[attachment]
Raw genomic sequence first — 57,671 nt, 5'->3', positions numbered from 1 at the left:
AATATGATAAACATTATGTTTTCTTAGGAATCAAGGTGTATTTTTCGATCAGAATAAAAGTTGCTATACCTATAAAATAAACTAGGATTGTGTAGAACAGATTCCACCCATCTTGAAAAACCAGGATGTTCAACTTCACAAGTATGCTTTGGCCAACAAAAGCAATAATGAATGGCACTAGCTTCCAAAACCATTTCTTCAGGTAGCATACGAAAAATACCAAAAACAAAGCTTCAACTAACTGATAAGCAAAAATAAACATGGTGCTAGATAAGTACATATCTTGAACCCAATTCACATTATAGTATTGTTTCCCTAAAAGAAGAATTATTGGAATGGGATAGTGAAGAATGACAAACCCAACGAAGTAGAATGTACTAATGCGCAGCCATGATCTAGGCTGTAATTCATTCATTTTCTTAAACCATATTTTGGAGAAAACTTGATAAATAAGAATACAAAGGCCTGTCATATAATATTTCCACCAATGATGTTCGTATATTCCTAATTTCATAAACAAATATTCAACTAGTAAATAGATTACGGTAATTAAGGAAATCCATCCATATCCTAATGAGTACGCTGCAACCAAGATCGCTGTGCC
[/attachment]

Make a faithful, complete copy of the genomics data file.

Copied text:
Raw genomic sequence first — 57,671 nt, 5'->3', positions numbered from 1 at the left:
AATATGATAAACATTATGTTTTCTTAGGAATCAAGGTGTATTTTTCGATCAGAATAAAAGTTGCTATACCTATAAAATAAACTAGGATTGTGTAGAACAGATTCCACCCATCTTGAAAAACCAGGATGTTCAACTTCACAAGTATGCTTTGGCCAACAAAAGCAATAATGAATGGCACTAGCTTCCAAAACCATTTCTTCAGGTAGCATACGAAAAATACCAAAAACAAAGCTTCAACTAACTGATAAGCAAAAATAAACATGGTGCTAGATAAGTACATATCTTGAACCCAATTCACATTATAGTATTGTTTCCCTAAAAGAAGAATTATTGGAATGGGATAGTGAAGAATGACAAACCCAACGAAGTAGAATGTACTAATGCGCAGCCATGATCTAGGCTGTAATTCATTCATTTTCTTAAACCATATTTTGGAGAAAACTTGATAAATAAGAATACAAAGGCCTGTCATATAATATTTCCACCAATGATGTTCGTATATTCCTAATTTCATAAACAAATATTCAACTAGTAAATAGATTACGGTAATTAAGGAAATCCATCCATATCCTAATGAGTACGCTGCAACCAAGATCGCTGTGCC